The aim of the program is to reduce the over representation of
First Nations people in custody by increasing engagement with the
court and reducing recidivism.

The Walama List Process

At the first mention date in the Walama List, the Prosecution,
the legal representative for the offender, the offender, a Senior
Aboriginal Client and Community Support Officer (‘SACCSO’)
from the Aboriginal Services Unit, DCJ Strategy, Policy and
Commission Division, and the Walama List Judge will be in

The mater will then be adjourned for a second mention. Between
these court dates, the SACCSO will interview the offender and
complete initial intake do،entation.

At the second mention, the prosecution bundle will be formally
tendered, and the matter will be adjourned for ‘Sentencing
Conversation’, facilitated by the Walama List Judge.

The Sentencing Conversation will be attended by the offender,
the offender’s legal representative, the prosecution, an
allocated Community Corrections Officer and/or caseworkers from
other nominated government and non-government support services, and

Two Aboriginal or Torres Strait Islander Elders or Respected
Persons nominated by the Walama List Judge in consultation with the
SACCSO, as well as any other person the Walama List Judge considers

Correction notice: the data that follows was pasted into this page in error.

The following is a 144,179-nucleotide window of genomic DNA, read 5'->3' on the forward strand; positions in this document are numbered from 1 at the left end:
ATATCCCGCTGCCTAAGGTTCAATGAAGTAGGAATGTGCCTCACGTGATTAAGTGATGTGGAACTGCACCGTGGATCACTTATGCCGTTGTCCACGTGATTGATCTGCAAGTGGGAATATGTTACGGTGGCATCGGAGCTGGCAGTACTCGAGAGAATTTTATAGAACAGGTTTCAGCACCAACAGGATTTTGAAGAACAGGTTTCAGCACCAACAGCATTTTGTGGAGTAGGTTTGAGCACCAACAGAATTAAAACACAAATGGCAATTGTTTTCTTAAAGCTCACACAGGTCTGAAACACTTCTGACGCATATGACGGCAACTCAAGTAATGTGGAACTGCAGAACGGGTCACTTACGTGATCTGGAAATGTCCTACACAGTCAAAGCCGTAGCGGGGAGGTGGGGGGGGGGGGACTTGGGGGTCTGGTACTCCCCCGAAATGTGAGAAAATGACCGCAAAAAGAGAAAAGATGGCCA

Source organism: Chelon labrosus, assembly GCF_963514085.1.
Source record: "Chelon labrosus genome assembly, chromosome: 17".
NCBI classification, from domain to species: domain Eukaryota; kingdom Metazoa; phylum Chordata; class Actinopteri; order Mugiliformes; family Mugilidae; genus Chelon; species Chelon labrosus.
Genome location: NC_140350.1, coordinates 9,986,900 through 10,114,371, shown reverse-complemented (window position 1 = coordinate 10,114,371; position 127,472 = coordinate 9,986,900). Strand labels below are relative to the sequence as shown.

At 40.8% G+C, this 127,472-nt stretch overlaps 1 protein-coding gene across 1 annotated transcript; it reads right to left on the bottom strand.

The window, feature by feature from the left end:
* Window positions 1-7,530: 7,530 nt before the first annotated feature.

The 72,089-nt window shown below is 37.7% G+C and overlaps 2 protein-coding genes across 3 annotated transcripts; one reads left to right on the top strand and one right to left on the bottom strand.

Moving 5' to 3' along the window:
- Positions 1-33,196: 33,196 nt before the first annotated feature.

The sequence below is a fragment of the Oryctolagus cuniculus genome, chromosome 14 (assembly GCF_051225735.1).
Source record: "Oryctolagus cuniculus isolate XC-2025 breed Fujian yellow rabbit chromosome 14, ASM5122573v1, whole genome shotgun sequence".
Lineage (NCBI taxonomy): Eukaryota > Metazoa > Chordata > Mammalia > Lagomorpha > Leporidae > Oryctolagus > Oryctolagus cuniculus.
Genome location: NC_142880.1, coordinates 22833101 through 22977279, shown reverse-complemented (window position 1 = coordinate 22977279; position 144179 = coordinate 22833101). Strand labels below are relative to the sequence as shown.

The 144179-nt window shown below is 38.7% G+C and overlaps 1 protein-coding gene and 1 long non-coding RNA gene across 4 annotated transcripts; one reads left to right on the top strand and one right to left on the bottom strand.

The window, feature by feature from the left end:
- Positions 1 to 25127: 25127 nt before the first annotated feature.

appropriate (including but not limited to any victim/s and a
support person) will also be in attendance.

During the Sentencing Conversation, the group will discuss

  • nature of the offending behaviour,

  • implications of that offending behaviour on the victim(s),

  • offender’s family and community,

  • offender’s background,

  • offender’s need for treatment and/or a rehabilitation

  • availability of a suitable program/s,

  • offender’s willingness to comply with a Walama Case Plan,

  • any other matter relevant to sentencing.

The Judge may impose conditions on the offender’s bail
requiring them to submit to ،essments for a rehabilitation
program as required or commence parti،tion in any rehabilitation
program and/or submit to drug and/or alco،l testing.

They may also nominate support agencies and/or caseworkers to
work with the offender as required and make orders for further
and/or updated reports.

The matter will then proceed to ‘Case Plan
Conversation’. Prior to this court date, a draft case plan will
be created following interviewing the offender and their legal
representative, identifying any existing caseworkers and other
supports (including treatment providers) that the offender wishes